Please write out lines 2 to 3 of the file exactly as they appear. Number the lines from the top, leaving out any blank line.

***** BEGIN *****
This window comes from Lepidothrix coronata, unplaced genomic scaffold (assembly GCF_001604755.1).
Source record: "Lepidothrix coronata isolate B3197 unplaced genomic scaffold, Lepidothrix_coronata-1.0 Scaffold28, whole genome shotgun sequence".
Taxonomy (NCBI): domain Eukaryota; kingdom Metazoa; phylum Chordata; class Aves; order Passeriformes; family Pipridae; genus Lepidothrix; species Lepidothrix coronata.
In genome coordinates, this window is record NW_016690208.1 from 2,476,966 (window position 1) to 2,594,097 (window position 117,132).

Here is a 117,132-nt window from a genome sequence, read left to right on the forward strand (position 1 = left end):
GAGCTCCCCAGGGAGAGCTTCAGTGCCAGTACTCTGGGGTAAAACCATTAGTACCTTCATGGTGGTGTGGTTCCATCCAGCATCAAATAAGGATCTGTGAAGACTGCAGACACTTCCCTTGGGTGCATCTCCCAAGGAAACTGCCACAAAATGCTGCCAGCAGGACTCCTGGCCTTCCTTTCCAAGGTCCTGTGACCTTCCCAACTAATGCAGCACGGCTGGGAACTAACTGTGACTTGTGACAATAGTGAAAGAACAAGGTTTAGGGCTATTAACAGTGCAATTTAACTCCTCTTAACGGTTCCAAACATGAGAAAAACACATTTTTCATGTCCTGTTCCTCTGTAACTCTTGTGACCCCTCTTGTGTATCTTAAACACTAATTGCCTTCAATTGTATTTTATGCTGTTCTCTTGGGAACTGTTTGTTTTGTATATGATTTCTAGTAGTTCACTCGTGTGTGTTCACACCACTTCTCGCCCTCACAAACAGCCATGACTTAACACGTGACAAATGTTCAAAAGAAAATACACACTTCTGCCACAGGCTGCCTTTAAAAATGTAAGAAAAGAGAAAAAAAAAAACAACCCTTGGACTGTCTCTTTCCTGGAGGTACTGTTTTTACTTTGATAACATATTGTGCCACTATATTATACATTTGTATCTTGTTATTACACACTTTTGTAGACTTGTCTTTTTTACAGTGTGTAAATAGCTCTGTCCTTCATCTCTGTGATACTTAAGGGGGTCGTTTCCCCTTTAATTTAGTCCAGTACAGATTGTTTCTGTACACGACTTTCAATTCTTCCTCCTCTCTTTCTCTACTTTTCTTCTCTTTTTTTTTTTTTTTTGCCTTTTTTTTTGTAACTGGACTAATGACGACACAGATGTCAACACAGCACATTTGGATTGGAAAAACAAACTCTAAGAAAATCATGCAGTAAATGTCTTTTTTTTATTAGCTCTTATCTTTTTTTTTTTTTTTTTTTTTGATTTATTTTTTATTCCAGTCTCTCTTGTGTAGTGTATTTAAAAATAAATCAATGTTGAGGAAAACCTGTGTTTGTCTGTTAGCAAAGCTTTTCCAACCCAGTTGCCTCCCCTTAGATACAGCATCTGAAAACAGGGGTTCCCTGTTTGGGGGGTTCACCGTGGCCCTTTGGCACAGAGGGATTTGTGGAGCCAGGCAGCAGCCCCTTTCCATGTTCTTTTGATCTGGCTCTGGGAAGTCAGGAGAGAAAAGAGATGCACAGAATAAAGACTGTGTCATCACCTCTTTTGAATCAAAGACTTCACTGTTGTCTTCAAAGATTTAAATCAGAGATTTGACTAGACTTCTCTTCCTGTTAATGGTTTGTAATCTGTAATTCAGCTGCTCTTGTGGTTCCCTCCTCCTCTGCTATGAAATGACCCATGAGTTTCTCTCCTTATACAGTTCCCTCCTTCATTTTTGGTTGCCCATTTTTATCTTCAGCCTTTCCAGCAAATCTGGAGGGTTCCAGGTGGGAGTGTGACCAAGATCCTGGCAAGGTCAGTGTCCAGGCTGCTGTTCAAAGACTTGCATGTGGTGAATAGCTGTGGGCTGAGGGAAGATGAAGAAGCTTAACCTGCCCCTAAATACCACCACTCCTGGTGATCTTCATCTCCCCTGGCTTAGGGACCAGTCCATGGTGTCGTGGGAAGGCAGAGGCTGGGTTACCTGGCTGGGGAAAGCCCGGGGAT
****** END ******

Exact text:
Source record: "Lepidothrix coronata isolate B3197 unplaced genomic scaffold, Lepidothrix_coronata-1.0 Scaffold28, whole genome shotgun sequence".
Taxonomy (NCBI): domain Eukaryota; kingdom Metazoa; phylum Chordata; class Aves; order Passeriformes; family Pipridae; genus Lepidothrix; species Lepidothrix coronata.